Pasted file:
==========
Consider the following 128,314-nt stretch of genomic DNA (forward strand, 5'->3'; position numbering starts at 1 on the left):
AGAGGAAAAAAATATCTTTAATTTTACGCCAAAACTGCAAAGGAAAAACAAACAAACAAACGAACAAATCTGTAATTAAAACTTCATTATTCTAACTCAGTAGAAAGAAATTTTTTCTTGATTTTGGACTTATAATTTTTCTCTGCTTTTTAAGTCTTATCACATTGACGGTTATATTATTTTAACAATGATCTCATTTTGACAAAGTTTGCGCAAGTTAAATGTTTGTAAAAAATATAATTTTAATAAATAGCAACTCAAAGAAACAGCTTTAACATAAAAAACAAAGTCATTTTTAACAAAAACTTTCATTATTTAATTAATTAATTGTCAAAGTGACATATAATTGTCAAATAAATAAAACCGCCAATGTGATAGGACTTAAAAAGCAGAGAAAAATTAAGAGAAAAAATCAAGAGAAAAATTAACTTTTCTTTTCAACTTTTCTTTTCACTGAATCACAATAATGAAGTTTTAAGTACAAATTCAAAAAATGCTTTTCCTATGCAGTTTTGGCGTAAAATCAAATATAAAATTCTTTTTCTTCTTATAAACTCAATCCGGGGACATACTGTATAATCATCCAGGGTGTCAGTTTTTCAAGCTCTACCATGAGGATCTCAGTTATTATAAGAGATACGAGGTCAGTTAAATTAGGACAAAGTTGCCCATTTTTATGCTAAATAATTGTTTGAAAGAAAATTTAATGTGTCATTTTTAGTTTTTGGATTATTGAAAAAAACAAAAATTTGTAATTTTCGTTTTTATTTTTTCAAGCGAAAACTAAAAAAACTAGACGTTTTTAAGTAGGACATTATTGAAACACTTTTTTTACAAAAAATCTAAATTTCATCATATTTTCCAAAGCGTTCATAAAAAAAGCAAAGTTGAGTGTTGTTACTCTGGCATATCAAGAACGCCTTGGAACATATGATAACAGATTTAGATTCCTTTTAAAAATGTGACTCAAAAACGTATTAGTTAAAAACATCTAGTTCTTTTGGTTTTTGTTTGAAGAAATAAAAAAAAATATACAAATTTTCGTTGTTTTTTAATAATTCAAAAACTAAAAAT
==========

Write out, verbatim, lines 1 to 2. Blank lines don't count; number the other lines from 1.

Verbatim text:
Consider the following 128,314-nt stretch of genomic DNA (forward strand, 5'->3'; position numbering starts at 1 on the left):
AGAGGAAAAAAATATCTTTAATTTTACGCCAAAACTGCAAAGGAAAAACAAACAAACAAACGAACAAATCTGTAATTAAAACTTCATTATTCTAACTCAGTAGAAAGAAATTTTTTCTTGATTTTGGACTTATAATTTTTCTCTGCTTTTTAAGTCTTATCACATTGACGGTTATATTATTTTAACAATGATCTCATTTTGACAAAGTTTGCGCAAGTTAAATGTTTGTAAAAAATATAATTTTAATAAATAGCAACTCAAAGAAACAGCTTTAACATAAAAAACAAAGTCATTTTTAACAAAAACTTTCATTATTTAATTAATTAATTGTCAAAGTGACATATAATTGTCAAATAAATAAAACCGCCAATGTGATAGGACTTAAAAAGCAGAGAAAAATTAAGAGAAAAAATCAAGAGAAAAATTAACTTTTCTTTTCAACTTTTCTTTTCACTGAATCACAATAATGAAGTTTTAAGTACAAATTCAAAAAATGCTTTTCCTATGCAGTTTTGGCGTAAAATCAAATATAAAATTCTTTTTCTTCTTATAAACTCAATCCGGGGACATACTGTATAATCATCCAGGGTGTCAGTTTTTCAAGCTCTACCATGAGGATCTCAGTTATTATAAGAGATACGAGGTCAGTTAAATTAGGACAAAGTTGCCCATTTTTATGCTAAATAATTGTTTGAAAGAAAATTTAATGTGTCATTTTTAGTTTTTGGATTATTGAAAAAAACAAAAATTTGTAATTTTCGTTTTTATTTTTTCAAGCGAAAACTAAAAAAACTAGACGTTTTTAAGTAGGACATTATTGAAACACTTTTTTTACAAAAAATCTAAATTTCATCATATTTTCCAAAGCGTTCATAAAAAAAGCAAAGTTGAGTGTTGTTACTCTGGCATATCAAGAACGCCTTGGAACATATGATAACAGATTTAGATTCCTTTTAAAAATGTGACTCAAAAACGTATTAGTTAAAAACATCTAGTTCTTTTGGTTTTTGTTTGAAGAAATAAAAAAAAATATACAAATTTTCGTTGTTTTTTAATAATTCAAAAACTAAAAAT